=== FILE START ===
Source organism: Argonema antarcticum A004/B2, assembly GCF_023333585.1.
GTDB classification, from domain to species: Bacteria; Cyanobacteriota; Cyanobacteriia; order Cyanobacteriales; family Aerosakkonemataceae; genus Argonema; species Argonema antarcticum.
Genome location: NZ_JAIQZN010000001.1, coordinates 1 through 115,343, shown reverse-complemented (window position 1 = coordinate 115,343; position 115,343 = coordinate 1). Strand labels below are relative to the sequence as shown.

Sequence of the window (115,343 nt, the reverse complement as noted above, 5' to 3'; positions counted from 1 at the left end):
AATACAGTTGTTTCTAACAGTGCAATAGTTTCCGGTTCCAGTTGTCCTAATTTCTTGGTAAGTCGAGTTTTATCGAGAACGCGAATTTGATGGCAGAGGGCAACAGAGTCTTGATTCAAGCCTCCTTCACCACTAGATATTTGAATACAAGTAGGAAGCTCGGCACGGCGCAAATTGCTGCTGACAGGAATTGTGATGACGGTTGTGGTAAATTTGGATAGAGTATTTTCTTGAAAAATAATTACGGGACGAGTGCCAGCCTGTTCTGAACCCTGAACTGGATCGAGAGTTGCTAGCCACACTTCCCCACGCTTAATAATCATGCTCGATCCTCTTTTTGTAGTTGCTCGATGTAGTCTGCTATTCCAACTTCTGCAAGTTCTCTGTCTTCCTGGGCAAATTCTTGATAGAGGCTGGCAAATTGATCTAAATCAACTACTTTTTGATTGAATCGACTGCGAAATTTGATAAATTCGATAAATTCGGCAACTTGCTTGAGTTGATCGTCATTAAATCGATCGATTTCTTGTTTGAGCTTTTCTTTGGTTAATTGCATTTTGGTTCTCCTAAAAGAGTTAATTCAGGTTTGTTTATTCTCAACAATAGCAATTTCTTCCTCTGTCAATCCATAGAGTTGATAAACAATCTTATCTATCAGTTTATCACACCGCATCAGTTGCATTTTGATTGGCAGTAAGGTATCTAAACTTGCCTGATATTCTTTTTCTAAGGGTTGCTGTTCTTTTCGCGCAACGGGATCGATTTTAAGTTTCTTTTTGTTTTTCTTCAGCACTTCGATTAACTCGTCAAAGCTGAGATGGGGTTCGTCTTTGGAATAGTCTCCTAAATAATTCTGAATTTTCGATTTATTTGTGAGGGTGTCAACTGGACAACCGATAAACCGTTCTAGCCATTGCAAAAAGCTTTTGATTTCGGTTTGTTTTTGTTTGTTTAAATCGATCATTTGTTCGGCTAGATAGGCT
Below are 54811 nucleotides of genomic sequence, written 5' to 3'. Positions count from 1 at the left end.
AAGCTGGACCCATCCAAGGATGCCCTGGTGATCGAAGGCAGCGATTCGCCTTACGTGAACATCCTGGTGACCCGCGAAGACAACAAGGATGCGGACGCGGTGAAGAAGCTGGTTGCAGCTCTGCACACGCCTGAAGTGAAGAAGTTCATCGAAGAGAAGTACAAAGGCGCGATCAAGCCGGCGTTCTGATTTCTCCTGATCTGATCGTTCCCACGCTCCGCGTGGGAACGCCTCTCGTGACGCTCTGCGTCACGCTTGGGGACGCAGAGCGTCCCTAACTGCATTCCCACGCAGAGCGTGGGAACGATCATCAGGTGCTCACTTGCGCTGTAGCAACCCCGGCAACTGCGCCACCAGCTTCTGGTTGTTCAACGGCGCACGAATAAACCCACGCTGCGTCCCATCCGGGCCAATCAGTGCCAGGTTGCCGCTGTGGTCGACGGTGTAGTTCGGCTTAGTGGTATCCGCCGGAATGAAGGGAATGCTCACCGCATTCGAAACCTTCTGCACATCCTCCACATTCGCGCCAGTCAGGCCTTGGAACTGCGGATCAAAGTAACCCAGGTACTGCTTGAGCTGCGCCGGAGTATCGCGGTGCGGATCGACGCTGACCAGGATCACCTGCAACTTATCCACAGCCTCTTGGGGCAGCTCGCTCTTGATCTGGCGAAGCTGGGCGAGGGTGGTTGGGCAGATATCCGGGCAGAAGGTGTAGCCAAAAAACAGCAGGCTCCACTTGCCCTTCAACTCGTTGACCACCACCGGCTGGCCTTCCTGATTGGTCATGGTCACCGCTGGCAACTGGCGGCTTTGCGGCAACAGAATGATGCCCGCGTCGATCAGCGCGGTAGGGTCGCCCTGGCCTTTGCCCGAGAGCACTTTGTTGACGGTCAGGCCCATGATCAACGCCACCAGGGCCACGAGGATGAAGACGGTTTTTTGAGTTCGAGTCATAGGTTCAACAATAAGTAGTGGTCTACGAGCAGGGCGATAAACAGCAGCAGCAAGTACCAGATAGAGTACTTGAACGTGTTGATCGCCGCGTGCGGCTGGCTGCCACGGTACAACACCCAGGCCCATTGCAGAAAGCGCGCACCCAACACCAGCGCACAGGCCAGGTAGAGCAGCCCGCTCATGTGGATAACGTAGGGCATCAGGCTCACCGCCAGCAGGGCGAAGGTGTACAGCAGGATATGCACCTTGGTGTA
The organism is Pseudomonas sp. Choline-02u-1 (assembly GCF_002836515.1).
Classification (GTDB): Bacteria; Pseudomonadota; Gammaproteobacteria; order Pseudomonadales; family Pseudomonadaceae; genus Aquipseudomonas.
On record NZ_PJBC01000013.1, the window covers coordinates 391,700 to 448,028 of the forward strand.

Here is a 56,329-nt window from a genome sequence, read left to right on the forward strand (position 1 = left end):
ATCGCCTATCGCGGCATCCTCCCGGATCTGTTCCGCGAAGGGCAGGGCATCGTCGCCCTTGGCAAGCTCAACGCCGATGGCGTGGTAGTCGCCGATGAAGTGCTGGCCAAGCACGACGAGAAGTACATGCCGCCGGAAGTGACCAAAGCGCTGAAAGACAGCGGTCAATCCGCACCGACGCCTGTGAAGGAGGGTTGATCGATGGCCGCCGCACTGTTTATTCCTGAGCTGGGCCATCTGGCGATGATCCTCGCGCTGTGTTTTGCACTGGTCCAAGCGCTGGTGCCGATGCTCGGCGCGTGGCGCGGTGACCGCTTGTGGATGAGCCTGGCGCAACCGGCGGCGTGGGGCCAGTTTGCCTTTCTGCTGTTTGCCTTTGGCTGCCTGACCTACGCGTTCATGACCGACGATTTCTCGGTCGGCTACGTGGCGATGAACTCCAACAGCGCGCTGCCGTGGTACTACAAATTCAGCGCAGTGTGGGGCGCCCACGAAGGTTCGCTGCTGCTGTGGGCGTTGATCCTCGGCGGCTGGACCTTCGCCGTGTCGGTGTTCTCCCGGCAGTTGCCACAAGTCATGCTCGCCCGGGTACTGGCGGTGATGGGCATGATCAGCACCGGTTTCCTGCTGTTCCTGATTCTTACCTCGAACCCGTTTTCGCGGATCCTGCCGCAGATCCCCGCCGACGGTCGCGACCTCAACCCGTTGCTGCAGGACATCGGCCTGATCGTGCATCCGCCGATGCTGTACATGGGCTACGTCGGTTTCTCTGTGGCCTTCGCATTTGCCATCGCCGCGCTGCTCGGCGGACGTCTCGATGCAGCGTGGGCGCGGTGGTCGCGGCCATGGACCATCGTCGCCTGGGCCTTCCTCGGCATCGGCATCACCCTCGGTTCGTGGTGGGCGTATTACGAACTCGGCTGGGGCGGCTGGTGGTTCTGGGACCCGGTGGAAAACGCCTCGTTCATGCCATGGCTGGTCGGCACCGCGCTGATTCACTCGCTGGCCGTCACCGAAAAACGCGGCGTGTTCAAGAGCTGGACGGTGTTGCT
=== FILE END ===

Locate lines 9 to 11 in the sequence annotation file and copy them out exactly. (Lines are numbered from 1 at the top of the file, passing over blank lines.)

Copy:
Classification (GTDB): Bacteria; Pseudomonadota; Gammaproteobacteria; order Pseudomonadales; family Pseudomonadaceae; genus Aquipseudomonas.
On record NZ_PJBC01000013.1, the window covers coordinates 391,700 to 448,028 of the forward strand.

Here is a 56,329-nt window from a genome sequence, read left to right on the forward strand (position 1 = left end):